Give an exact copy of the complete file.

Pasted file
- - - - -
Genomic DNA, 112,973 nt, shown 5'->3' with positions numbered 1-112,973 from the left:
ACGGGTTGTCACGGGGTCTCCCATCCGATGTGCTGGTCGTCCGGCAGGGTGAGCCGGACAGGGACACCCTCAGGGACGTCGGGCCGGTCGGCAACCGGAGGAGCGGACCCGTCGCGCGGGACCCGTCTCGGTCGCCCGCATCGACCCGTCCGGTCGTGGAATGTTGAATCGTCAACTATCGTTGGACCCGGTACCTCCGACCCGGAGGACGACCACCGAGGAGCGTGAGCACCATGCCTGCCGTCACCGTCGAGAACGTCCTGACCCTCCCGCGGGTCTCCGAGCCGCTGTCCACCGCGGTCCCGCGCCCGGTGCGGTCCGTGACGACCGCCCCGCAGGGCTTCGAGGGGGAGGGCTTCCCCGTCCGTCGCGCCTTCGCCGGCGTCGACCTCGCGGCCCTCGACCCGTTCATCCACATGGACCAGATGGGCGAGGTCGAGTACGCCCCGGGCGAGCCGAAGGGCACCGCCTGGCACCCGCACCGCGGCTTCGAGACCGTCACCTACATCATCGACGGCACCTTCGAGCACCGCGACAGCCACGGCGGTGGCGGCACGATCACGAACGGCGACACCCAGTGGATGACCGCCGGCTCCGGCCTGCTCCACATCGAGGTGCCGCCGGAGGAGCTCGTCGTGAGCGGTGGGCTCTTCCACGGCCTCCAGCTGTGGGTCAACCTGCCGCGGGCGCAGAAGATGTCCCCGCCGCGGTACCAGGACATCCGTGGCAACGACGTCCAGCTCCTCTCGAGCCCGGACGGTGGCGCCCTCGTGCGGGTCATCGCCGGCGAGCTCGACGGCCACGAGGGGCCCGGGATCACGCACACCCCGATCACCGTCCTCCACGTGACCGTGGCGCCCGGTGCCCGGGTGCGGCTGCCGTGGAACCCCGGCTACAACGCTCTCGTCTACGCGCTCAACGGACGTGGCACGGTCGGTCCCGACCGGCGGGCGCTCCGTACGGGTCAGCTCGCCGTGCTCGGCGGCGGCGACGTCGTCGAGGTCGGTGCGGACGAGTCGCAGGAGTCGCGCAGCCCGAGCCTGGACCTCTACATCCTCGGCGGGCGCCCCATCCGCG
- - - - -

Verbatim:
Genomic DNA, 112,973 nt, shown 5'->3' with positions numbered 1-112,973 from the left:
ACGGGTTGTCACGGGGTCTCCCATCCGATGTGCTGGTCGTCCGGCAGGGTGAGCCGGACAGGGACACCCTCAGGGACGTCGGGCCGGTCGGCAACCGGAGGAGCGGACCCGTCGCGCGGGACCCGTCTCGGTCGCCCGCATCGACCCGTCCGGTCGTGGAATGTTGAATCGTCAACTATCGTTGGACCCGGTACCTCCGACCCGGAGGACGACCACCGAGGAGCGTGAGCACCATGCCTGCCGTCACCGTCGAGAACGTCCTGACCCTCCCGCGGGTCTCCGAGCCGCTGTCCACCGCGGTCCCGCGCCCGGTGCGGTCCGTGACGACCGCCCCGCAGGGCTTCGAGGGGGAGGGCTTCCCCGTCCGTCGCGCCTTCGCCGGCGTCGACCTCGCGGCCCTCGACCCGTTCATCCACATGGACCAGATGGGCGAGGTCGAGTACGCCCCGGGCGAGCCGAAGGGCACCGCCTGGCACCCGCACCGCGGCTTCGAGACCGTCACCTACATCATCGACGGCACCTTCGAGCACCGCGACAGCCACGGCGGTGGCGGCACGATCACGAACGGCGACACCCAGTGGATGACCGCCGGCTCCGGCCTGCTCCACATCGAGGTGCCGCCGGAGGAGCTCGTCGTGAGCGGTGGGCTCTTCCACGGCCTCCAGCTGTGGGTCAACCTGCCGCGGGCGCAGAAGATGTCCCCGCCGCGGTACCAGGACATCCGTGGCAACGACGTCCAGCTCCTCTCGAGCCCGGACGGTGGCGCCCTCGTGCGGGTCATCGCCGGCGAGCTCGACGGCCACGAGGGGCCCGGGATCACGCACACCCCGATCACCGTCCTCCACGTGACCGTGGCGCCCGGTGCCCGGGTGCGGCTGCCGTGGAACCCCGGCTACAACGCTCTCGTCTACGCGCTCAACGGACGTGGCACGGTCGGTCCCGACCGGCGGGCGCTCCGTACGGGTCAGCTCGCCGTGCTCGGCGGCGGCGACGTCGTCGAGGTCGGTGCGGACGAGTCGCAGGAGTCGCGCAGCCCGAGCCTGGACCTCTACATCCTCGGCGGGCGCCCCATCCGCG